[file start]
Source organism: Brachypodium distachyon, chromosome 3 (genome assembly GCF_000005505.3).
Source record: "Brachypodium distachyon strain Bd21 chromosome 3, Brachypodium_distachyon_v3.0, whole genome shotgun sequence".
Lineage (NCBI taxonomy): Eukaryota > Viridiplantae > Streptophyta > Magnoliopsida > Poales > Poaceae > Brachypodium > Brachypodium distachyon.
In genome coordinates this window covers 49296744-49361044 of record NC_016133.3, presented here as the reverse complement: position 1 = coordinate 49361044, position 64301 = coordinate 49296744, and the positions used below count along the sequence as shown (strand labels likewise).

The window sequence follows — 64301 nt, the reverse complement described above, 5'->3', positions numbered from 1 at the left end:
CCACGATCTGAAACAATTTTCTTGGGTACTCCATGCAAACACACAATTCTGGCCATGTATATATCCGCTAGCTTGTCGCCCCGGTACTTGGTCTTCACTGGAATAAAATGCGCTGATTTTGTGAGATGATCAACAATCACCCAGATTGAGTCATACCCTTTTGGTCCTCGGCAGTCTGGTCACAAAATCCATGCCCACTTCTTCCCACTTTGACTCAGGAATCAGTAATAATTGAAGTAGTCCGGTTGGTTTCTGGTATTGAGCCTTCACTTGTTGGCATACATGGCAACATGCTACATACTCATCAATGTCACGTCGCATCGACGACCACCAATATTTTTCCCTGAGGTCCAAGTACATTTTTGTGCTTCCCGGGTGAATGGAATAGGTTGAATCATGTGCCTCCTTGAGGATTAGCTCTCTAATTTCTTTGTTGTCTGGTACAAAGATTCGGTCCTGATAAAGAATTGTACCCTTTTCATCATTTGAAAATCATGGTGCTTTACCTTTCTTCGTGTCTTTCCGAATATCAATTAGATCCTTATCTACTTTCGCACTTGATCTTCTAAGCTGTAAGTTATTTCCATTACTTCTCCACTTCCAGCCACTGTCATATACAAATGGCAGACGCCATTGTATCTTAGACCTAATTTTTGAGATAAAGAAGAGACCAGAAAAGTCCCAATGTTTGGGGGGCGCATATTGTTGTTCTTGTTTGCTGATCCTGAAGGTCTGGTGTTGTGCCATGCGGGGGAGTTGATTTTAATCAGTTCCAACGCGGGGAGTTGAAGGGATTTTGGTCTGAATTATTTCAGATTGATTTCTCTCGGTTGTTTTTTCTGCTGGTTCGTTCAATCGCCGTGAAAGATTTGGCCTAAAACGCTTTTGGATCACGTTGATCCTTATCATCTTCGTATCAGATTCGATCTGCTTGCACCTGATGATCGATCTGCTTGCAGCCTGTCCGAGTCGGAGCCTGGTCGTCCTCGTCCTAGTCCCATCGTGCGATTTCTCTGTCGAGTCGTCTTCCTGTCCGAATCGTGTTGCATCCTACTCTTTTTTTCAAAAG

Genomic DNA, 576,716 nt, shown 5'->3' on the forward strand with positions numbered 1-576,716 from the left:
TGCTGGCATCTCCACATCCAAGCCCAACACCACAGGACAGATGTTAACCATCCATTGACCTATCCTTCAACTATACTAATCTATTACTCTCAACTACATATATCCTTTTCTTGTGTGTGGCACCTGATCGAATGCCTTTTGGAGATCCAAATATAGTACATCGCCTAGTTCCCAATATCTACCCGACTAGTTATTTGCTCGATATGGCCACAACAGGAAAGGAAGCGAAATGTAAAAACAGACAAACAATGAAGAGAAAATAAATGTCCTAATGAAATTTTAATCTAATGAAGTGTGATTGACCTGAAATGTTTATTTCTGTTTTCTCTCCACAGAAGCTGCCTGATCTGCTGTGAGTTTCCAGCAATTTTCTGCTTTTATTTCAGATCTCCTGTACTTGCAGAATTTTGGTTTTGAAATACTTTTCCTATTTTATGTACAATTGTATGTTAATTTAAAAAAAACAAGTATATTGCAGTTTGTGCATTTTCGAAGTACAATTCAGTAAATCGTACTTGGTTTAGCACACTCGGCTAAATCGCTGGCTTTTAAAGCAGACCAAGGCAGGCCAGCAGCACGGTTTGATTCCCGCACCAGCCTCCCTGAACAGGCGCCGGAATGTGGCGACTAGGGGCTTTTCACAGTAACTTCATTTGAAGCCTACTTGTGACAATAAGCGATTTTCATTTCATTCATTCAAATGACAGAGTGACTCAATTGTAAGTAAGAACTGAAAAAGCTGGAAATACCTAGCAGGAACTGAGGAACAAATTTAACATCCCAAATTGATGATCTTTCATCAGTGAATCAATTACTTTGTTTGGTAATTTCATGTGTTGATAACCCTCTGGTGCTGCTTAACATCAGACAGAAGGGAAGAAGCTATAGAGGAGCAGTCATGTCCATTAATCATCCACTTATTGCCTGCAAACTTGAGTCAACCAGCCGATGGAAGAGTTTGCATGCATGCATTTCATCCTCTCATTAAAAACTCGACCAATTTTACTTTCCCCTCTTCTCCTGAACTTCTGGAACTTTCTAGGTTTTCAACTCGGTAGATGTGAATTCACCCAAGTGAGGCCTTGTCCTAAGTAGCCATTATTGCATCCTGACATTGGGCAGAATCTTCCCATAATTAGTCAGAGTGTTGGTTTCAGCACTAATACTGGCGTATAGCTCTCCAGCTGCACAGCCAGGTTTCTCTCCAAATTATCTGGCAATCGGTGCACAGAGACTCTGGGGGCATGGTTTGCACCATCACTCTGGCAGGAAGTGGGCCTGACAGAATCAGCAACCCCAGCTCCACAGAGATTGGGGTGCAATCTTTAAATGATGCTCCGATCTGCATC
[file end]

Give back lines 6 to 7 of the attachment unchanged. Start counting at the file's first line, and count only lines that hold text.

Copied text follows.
CCACGATCTGAAACAATTTTCTTGGGTACTCCATGCAAACACACAATTCTGGCCATGTATATATCCGCTAGCTTGTCGCCCCGGTACTTGGTCTTCACTGGAATAAAATGCGCTGATTTTGTGAGATGATCAACAATCACCCAGATTGAGTCATACCCTTTTGGTCCTCGGCAGTCTGGTCACAAAATCCATGCCCACTTCTTCCCACTTTGACTCAGGAATCAGTAATAATTGAAGTAGTCCGGTTGGTTTCTGGTATTGAGCCTTCACTTGTTGGCATACATGGCAACATGCTACATACTCATCAATGTCACGTCGCATCGACGACCACCAATATTTTTCCCTGAGGTCCAAGTACATTTTTGTGCTTCCCGGGTGAATGGAATAGGTTGAATCATGTGCCTCCTTGAGGATTAGCTCTCTAATTTCTTTGTTGTCTGGTACAAAGATTCGGTCCTGATAAAGAATTGTACCCTTTTCATCATTTGAAAATCATGGTGCTTTACCTTTCTTCGTGTCTTTCCGAATATCAATTAGATCCTTATCTACTTTCGCACTTGATCTTCTAAGCTGTAAGTTATTTCCATTACTTCTCCACTTCCAGCCACTGTCATATACAAATGGCAGACGCCATTGTATCTTAGACCTAATTTTTGAGATAAAGAAGAGACCAGAAAAGTCCCAATGTTTGGGGGGCGCATATTGTTGTTCTTGTTTGCTGATCCTGAAGGTCTGGTGTTGTGCCATGCGGGGGAGTTGATTTTAATCAGTTCCAACGCGGGGAGTTGAAGGGATTTTGGTCTGAATTATTTCAGATTGATTTCTCTCGGTTGTTTTTTCTGCTGGTTCGTTCAATCGCCGTGAAAGATTTGGCCTAAAACGCTTTTGGATCACGTTGATCCTTATCATCTTCGTATCAGATTCGATCTGCTTGCACCTGATGATCGATCTGCTTGCAGCCTGTCCGAGTCGGAGCCTGGTCGTCCTCGTCCTAGTCCCATCGTGCGATTTCTCTGTCGAGTCGTCTTCCTGTCCGAATCGTGTTGCATCCTACTCTTTTTTTCAAAAG

Genomic DNA, 576,716 nt, shown 5'->3' on the forward strand with positions numbered 1-576,716 from the left: